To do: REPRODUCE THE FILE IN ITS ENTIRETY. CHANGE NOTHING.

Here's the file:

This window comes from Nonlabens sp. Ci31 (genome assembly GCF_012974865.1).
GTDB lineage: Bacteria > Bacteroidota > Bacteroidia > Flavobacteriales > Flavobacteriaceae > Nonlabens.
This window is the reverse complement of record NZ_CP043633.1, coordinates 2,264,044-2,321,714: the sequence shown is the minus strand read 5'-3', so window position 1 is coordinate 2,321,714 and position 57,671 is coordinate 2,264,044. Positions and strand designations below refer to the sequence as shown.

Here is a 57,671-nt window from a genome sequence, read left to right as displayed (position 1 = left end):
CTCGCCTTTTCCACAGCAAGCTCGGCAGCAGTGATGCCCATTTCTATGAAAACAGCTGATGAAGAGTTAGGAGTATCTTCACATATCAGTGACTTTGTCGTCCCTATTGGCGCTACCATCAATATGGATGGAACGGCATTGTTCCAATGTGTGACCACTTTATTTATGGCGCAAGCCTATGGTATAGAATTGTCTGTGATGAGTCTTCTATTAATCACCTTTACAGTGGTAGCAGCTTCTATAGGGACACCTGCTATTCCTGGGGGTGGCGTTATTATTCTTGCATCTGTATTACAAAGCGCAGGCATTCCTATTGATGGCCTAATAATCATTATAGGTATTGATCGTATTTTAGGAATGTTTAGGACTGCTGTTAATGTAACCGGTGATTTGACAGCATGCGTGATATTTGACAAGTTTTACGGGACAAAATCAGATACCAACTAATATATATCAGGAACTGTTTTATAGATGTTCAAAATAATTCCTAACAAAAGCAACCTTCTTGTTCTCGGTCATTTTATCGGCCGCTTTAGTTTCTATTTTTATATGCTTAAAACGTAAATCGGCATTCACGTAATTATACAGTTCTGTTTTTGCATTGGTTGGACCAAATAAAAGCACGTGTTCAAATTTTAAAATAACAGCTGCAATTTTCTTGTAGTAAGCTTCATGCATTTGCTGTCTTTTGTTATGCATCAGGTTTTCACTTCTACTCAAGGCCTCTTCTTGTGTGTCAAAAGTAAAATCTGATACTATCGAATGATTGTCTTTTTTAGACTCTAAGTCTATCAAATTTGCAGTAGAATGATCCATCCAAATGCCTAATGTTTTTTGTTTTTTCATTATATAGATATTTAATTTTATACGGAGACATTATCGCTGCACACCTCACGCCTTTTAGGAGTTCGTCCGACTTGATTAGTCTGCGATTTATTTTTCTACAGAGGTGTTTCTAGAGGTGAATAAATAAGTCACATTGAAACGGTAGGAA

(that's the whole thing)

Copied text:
This window comes from Nonlabens sp. Ci31 (genome assembly GCF_012974865.1).
GTDB lineage: Bacteria > Bacteroidota > Bacteroidia > Flavobacteriales > Flavobacteriaceae > Nonlabens.
This window is the reverse complement of record NZ_CP043633.1, coordinates 2,264,044-2,321,714: the sequence shown is the minus strand read 5'-3', so window position 1 is coordinate 2,321,714 and position 57,671 is coordinate 2,264,044. Positions and strand designations below refer to the sequence as shown.

Here is a 57,671-nt window from a genome sequence, read left to right as displayed (position 1 = left end):
CTCGCCTTTTCCACAGCAAGCTCGGCAGCAGTGATGCCCATTTCTATGAAAACAGCTGATGAAGAGTTAGGAGTATCTTCACATATCAGTGACTTTGTCGTCCCTATTGGCGCTACCATCAATATGGATGGAACGGCATTGTTCCAATGTGTGACCACTTTATTTATGGCGCAAGCCTATGGTATAGAATTGTCTGTGATGAGTCTTCTATTAATCACCTTTACAGTGGTAGCAGCTTCTATAGGGACACCTGCTATTCCTGGGGGTGGCGTTATTATTCTTGCATCTGTATTACAAAGCGCAGGCATTCCTATTGATGGCCTAATAATCATTATAGGTATTGATCGTATTTTAGGAATGTTTAGGACTGCTGTTAATGTAACCGGTGATTTGACAGCATGCGTGATATTTGACAAGTTTTACGGGACAAAATCAGATACCAACTAATATATATCAGGAACTGTTTTATAGATGTTCAAAATAATTCCTAACAAAAGCAACCTTCTTGTTCTCGGTCATTTTATCGGCCGCTTTAGTTTCTATTTTTATATGCTTAAAACGTAAATCGGCATTCACGTAATTATACAGTTCTGTTTTTGCATTGGTTGGACCAAATAAAAGCACGTGTTCAAATTTTAAAATAACAGCTGCAATTTTCTTGTAGTAAGCTTCATGCATTTGCTGTCTTTTGTTATGCATCAGGTTTTCACTTCTACTCAAGGCCTCTTCTTGTGTGTCAAAAGTAAAATCTGATACTATCGAATGATTGTCTTTTTTAGACTCTAAGTCTATCAAATTTGCAGTAGAATGATCCATCCAAATGCCTAATGTTTTTTGTTTTTTCATTATATAGATATTTAATTTTATACGGAGACATTATCGCTGCACACCTCACGCCTTTTAGGAGTTCGTCCGACTTGATTAGTCTGCGATTTATTTTTCTACAGAGGTGTTTCTAGAGGTGAATAAATAAGTCACATTGAAACGGTAGGAA